Pinched nerve therapy often provides disappointing results, depending on the modality selected and the accuracy of the diagnosis. A true pinched nerve is defined as a neurological tissue which is being compressed due to force exerted upon it by some other unyielding anatomical structure. Nerve compression has a very definite symptomatic pattern in most instances. Acute compression usually elicits pain, typically followed by tingling, weakness and finally objective numbness.
If the diagnosis is correct, some treatment options will lead to relief from pinched nerve pain, while others will do nothing at all, except put money in the care provider’s pocket. The scope of this article will examine some of the more popular therapy options, as well as their positive and negative considerations for treating nerve compression.
There are 2 main reasons why so many treatments fail to solve neuralgia issues:
First, given the fact that a pinched nerve condition does indeed exist, any type of symptomatic treatment will do nothing to resolve the neurological compression. In other terms, most therapies designed to relieve pain will not alter the fact that some structure or process is cutting off the normal nerve signal. Therefore, the condition will continue until the patient tires of the symptomatic treatment and chooses to pursue a curative approach.
The most common of these potential cures are spinal decompression and correction via back surgery. Some patients find the manual manipulations of chiropractic care are also a useful method of resolving minor nerve compression issues.
The second and primary reason why many therapy options have poor results for the resolution of pinched nerve pain is simple misdiagnosis of the actual source of the symptoms. Many patients are diagnosed with a pinched nerve simply because they are suffering from symptoms commonly associated with neurological compression. There is no proof that a pinched nerve exists, but the diagnosis is made, nonetheless.
Meanwhile other structural issues might be the source of the symptoms, as may some disease or infectious process. Oxygen deprivation back pain will often mimic the symptoms of a pinched nerve exactly. Ischemia can cause all the pain and related neurological symptoms that would normally exist in a real compressive syndrome, even when no actual compression is occurring. Worse than that, oxygen deprivation can affect a regional area involving many nerves, which often accounts for widespread nerve pain in a large section of the body.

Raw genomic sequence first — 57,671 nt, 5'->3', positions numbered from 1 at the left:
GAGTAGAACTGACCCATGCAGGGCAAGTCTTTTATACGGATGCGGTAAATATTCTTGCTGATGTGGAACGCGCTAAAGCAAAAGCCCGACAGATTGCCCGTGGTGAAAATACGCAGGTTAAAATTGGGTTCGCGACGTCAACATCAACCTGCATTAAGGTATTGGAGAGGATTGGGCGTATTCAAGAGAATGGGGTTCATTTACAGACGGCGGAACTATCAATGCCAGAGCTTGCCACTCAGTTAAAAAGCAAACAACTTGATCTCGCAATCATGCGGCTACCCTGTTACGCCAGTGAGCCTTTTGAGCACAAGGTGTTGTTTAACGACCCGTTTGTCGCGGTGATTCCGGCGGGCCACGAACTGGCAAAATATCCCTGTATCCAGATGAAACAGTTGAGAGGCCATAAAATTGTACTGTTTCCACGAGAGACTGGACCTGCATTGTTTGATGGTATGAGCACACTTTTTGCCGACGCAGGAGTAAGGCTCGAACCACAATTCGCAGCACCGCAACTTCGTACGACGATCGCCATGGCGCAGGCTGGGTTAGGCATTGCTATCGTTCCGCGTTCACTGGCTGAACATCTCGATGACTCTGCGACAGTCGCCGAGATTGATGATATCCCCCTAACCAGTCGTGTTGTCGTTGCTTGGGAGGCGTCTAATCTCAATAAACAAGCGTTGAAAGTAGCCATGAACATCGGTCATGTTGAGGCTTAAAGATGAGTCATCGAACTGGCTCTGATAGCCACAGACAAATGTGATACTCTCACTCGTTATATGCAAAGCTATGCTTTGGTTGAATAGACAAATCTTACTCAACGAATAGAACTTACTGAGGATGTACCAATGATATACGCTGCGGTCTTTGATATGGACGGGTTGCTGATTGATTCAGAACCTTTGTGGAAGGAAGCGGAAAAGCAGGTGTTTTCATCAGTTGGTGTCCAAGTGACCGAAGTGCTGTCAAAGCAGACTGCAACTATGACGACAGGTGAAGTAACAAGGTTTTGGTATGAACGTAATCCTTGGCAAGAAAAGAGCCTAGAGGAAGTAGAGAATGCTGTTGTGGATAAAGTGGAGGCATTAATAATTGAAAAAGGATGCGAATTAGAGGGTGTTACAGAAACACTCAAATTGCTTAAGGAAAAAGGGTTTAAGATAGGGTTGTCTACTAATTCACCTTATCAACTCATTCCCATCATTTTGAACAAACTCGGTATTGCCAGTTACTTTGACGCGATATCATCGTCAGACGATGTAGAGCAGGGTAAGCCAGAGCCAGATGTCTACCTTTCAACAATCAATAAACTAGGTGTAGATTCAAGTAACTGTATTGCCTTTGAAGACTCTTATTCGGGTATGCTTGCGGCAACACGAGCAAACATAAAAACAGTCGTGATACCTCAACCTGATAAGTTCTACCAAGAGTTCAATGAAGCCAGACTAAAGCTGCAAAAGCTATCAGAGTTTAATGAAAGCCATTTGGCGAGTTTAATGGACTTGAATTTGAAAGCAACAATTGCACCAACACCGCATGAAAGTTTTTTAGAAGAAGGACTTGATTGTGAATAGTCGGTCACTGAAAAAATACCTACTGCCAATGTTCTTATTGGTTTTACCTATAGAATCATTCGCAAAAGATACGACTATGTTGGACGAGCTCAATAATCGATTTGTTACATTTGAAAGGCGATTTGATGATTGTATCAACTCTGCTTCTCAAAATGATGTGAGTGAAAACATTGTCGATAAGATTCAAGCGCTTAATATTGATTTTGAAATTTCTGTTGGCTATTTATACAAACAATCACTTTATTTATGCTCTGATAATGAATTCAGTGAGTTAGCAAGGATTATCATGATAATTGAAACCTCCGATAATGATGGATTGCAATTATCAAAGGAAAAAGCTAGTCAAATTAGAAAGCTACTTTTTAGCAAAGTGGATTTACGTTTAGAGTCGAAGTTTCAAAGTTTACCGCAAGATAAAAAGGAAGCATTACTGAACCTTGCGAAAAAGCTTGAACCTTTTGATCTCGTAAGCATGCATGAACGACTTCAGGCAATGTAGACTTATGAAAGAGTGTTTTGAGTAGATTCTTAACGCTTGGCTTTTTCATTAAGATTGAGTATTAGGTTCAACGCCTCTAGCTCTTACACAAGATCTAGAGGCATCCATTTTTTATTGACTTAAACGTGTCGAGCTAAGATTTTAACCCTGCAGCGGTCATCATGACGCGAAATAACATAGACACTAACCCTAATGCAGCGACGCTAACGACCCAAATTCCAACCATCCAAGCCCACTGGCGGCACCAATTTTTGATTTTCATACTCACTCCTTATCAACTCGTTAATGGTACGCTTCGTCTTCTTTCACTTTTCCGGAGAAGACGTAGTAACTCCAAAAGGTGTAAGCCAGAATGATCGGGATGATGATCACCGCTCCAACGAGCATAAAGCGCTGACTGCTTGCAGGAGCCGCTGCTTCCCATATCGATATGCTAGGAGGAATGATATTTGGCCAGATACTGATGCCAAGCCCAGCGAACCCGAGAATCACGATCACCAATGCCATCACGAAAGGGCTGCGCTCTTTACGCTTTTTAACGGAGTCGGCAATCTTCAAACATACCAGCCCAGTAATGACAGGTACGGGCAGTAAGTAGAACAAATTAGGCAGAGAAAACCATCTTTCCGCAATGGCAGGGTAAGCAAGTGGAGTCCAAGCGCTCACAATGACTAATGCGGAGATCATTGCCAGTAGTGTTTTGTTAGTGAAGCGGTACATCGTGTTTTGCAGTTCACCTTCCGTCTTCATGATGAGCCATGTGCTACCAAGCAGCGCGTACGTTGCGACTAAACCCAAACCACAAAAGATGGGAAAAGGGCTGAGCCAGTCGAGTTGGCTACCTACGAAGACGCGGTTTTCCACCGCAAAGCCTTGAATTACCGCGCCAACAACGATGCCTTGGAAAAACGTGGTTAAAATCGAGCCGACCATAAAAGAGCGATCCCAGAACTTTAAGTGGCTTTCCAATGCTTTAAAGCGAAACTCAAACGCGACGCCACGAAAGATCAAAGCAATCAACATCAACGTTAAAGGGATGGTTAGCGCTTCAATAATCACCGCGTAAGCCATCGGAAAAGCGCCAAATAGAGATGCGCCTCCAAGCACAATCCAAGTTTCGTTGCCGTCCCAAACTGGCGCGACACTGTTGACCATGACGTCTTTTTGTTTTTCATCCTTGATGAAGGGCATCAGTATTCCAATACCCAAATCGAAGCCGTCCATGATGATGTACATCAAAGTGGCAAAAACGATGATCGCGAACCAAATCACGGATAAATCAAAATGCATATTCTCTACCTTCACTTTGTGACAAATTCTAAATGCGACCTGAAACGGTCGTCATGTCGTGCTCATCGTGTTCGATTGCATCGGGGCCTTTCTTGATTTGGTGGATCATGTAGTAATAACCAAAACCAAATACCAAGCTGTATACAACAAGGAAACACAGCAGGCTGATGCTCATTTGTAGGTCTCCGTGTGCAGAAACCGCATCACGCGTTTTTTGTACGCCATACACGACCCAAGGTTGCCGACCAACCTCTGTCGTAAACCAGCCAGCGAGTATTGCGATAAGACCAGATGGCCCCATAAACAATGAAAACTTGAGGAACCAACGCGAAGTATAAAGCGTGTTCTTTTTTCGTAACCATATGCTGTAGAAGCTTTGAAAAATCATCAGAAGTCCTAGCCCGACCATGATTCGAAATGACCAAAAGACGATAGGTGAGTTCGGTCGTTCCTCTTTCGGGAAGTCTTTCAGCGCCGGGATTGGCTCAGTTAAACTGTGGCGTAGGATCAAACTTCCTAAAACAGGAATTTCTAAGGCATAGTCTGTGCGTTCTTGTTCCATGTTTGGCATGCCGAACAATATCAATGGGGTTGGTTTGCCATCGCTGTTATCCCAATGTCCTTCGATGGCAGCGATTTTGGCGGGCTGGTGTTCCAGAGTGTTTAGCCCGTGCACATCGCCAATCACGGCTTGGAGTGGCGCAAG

Obviously, achieving an accurate diagnosis is the most important factor in successfully treating a pinched nerve. If the diagnosis is correct, then it is simply a matter of choosing a therapy option which will lead to a cure for the condition, rather than merely providing pain management.
Some unresolved nerve pain conditions are actually incorrectly identified ischemic syndromes, most often caused by the mindbody process. Nerves are extremely sensitive tissues and are greatly influenced by even minuscule levels of oxygen deprivation. Many patients with severe psychosomatic back pain display large areas of significant oxygen deprivation which would certainly explain why their pain is so incredibly fierce and diverse in expression and location. This helps to provide a logical conclusion as to why so many patients with diagnosed compressive neuropathy issues have symptoms which seem far too wide ranging for their suspected source problem. In essence, a single pinched nerve could never produce the varieties of pain suffered.
Remember that any medical therapy option usually entails ongoing treatments. If you are involved in long-term care for a nerve related pain syndrome, you must ask yourself, “What is the goal here?”
You can not simply endure an endless variety of back pain treatment modalities which will not correct the nerve compression condition. Remember that many cases of nerve pain are actually misdiagnosed and are caused by another root causation than that which has been theorized. The symptoms are identical, but the explanatory reason is completely different. This clarifies why so many postoperative back pain patients continue to have severe symptoms even after the suspected nerve compression culprit has been surgically corrected.
Be sure to put in due diligence when researching your diagnosis, especially if surgery has been mentioned as a possible treatment option. Get to a talented and objective neurologist and ask them to do a battery of tests to check the symptoms against the suspected source. Once you have their opinion, then you can make a better informed choice on the best path to relief.